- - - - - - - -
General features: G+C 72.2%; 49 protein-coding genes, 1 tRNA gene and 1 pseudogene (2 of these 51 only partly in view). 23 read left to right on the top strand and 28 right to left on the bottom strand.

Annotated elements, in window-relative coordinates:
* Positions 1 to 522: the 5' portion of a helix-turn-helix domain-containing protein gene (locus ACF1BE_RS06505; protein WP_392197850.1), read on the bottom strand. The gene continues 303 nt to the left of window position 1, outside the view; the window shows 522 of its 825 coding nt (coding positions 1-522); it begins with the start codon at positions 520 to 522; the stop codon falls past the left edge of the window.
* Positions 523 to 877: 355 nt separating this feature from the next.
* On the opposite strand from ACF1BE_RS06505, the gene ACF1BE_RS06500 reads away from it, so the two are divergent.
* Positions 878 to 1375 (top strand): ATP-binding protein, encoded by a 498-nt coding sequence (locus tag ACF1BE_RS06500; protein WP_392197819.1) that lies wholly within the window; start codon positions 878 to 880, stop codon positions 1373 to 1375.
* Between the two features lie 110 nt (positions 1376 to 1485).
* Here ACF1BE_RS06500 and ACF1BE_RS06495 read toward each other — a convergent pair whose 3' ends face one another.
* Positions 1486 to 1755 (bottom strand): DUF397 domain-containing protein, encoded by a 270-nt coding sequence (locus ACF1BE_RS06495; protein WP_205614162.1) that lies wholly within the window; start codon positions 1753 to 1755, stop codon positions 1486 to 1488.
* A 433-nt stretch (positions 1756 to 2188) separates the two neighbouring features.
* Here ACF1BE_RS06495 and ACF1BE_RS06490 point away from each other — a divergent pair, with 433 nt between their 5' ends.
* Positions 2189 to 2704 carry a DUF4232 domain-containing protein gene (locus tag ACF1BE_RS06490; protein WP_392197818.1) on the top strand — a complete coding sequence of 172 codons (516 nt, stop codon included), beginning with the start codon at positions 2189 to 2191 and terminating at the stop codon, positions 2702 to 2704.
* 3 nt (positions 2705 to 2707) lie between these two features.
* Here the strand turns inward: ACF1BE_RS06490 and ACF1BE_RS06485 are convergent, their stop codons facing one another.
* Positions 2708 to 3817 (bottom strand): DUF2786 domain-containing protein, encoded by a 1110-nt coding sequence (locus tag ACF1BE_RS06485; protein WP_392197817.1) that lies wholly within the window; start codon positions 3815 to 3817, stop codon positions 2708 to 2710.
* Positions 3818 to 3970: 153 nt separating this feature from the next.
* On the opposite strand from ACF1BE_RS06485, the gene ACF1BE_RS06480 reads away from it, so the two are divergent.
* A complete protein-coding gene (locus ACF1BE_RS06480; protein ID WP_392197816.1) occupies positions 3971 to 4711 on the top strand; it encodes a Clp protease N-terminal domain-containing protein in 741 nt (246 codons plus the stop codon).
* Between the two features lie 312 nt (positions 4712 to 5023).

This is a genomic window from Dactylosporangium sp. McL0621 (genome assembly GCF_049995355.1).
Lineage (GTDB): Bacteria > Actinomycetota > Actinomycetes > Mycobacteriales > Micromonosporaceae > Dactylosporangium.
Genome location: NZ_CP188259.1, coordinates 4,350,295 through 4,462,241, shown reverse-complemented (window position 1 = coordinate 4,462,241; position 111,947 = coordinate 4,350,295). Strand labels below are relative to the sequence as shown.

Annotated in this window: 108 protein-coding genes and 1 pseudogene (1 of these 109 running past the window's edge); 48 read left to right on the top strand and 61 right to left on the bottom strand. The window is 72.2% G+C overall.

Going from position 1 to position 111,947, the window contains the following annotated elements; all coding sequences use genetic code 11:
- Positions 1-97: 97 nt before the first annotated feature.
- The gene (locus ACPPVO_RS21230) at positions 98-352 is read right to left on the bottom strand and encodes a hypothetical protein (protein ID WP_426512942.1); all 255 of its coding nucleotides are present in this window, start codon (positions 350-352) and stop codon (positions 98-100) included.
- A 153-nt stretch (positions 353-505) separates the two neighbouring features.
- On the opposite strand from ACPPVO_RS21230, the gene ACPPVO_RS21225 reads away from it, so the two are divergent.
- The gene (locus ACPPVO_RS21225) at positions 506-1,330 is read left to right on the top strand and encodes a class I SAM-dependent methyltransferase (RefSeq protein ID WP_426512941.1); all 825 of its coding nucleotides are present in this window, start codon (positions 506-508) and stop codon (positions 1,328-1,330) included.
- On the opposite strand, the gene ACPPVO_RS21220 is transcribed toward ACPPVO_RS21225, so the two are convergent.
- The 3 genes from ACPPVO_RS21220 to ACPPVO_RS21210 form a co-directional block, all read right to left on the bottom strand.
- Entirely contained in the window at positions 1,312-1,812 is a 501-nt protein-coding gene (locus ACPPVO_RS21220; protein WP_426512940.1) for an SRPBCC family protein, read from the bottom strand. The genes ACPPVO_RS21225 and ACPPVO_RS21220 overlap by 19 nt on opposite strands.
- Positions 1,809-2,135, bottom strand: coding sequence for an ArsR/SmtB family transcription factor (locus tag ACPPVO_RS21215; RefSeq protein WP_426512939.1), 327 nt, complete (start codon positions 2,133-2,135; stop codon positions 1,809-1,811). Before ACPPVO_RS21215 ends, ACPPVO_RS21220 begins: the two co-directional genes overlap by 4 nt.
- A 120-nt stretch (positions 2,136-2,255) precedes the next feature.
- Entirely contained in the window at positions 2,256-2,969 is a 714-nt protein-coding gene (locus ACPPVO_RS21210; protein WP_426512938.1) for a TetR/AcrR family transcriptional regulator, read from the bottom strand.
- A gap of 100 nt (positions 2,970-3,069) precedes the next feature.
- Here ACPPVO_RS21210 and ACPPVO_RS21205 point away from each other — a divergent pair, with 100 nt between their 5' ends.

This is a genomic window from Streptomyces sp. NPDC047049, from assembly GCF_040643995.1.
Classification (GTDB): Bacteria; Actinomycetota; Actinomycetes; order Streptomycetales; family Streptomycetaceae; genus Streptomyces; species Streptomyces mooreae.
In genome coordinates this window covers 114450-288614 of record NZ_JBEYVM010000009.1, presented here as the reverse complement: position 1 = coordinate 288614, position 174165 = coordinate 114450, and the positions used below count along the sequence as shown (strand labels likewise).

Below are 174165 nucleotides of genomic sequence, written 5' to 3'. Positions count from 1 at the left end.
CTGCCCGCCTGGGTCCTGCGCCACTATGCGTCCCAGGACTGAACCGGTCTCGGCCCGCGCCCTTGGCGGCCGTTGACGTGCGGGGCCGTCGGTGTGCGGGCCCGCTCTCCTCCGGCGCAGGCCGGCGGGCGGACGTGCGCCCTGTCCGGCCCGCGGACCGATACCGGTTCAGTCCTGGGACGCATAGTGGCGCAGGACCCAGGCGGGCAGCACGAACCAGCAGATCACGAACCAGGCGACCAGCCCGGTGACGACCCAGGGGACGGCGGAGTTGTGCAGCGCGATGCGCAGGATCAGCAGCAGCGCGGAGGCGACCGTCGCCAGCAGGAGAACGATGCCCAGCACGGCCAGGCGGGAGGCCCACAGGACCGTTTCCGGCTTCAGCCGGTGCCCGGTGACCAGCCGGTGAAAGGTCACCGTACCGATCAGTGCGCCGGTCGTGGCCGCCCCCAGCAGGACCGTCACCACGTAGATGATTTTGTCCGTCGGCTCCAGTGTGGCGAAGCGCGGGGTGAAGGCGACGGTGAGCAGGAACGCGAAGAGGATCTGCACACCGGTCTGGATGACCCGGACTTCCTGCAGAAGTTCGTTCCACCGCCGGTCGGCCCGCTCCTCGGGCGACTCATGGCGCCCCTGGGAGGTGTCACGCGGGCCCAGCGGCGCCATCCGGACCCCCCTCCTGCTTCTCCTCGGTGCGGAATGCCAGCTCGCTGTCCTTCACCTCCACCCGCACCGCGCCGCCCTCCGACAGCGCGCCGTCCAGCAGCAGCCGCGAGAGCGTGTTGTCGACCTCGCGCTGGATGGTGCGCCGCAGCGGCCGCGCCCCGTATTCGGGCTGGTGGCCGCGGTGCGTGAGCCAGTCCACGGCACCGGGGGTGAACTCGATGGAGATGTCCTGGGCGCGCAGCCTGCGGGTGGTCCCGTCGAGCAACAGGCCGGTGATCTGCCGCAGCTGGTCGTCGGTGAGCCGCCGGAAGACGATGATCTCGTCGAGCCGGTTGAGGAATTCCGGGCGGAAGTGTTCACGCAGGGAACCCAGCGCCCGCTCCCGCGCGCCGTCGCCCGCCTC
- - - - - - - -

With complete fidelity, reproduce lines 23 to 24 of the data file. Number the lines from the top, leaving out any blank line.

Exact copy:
Annotated in this window: 108 protein-coding genes and 1 pseudogene (1 of these 109 running past the window's edge); 48 read left to right on the top strand and 61 right to left on the bottom strand. The window is 72.2% G+C overall.

Going from position 1 to position 111,947, the window contains the following annotated elements; all coding sequences use genetic code 11: